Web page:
Handbook of Research on Born Globals
Show Less

Handbook of Research on Born Globals

Edited by Mika Gabrielsson and V. H. Manek Kirpalani

This impressive Handbook provides a dynamic perspective on the development of successful born global firms, including evolutionary phases and pathways of growth, emergence of entire born global industries, role of founders’ linkages, experience, culture and training, as well as collaboration with large MNEs.
Buy Book in Print
Show Summary Details
You do not have access to this content

Chapter 17: Battleship Strategy for Managing MNC–Born Global Innovation Networks

Terhi J. Vapola


17 Battleship strategy for managing MNC– born global innovation networks Terhi J. Vapola INTRODUCTION This research explores the use of global innovation constellations1 between multinational corporations (MNCs) and globally oriented start-ups in high-tech industries. In particular, it uncovers a framework of key factors that are used in driving the added value from this particular type of alliance network. This framework is labeled the ‘battleship strategy’. The battleship strategy can be well illustrated by a metaphor. A battleship2 is large and powerful. It has strong firepower and powerful engines that propel it forward, but it takes time for its engines to get started or to change its course. Therefore, it uses small and agile fighter jets to scout its environment. The uniqueness of the battleship strategy lies in the suggestion that start-ups can serve as scout planes for MNCs. Since innovative activity is inherently uncertain, start-ups may test the waters and explore new technological or market opportunities outside the MNC’s normal operations, while the start-ups benefit from gaining access to global markets as a part of the MNC’s solutions. Despite its fundamental importance, global innovation constellations between MNCs and a large number of innovative start-ups in the hightech industries have received surprisingly little attention in international business research. There does not yet appear to be sufficient theoretical understanding of how the challenges of constant innovative change in dynamic industries, and the resulting pressures on the sustainability of competitive advantage in the global markets, can be addressed by using global innovation constellations....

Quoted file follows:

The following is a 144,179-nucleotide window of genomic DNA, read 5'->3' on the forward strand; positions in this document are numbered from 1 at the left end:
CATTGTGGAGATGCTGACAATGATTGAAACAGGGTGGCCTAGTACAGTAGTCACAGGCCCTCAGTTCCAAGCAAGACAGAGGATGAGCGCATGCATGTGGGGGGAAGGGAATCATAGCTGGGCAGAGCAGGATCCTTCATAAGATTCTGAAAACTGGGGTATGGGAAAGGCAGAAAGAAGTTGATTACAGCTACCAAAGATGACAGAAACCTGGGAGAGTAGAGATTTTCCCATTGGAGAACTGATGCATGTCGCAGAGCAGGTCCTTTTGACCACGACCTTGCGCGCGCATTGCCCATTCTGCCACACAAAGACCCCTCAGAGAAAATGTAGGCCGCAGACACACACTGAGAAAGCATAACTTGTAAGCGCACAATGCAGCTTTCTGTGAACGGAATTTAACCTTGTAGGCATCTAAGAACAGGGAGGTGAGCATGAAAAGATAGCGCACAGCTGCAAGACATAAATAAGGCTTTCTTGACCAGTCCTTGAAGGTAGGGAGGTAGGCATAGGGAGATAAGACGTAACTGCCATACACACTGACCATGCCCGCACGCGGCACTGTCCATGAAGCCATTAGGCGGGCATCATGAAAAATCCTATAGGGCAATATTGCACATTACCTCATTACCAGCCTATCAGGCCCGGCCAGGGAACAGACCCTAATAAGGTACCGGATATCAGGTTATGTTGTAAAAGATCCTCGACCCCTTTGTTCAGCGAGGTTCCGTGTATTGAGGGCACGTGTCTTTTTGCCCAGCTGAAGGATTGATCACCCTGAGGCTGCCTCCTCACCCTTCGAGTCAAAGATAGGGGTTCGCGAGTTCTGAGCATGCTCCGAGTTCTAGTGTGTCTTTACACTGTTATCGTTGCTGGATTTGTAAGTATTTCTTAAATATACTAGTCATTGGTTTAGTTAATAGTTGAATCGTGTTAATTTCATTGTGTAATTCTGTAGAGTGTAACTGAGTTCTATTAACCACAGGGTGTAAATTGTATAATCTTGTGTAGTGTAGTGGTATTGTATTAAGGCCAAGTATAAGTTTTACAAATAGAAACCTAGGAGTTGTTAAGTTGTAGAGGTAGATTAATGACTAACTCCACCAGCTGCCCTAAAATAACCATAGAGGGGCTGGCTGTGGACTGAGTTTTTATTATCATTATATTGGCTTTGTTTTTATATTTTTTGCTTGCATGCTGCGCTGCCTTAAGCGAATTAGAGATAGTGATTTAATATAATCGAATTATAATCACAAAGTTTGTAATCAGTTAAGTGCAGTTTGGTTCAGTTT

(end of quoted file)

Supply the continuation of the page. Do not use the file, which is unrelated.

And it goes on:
You are not authenticated to view the full text of this chapter or article.

Elgaronline requires a subscription or purchase to access the full text of books or journals. Please login through your library system or with your personal username and password on the homepage.

Non-subscribers can freely search the site, view abstracts/ extracts and download selected front matter and introductory chapters for personal use.

Your library may not have purchased all subject areas. If you are authenticated and think you should have access to this title, please contact your librarian.

Further information

or login to access all content.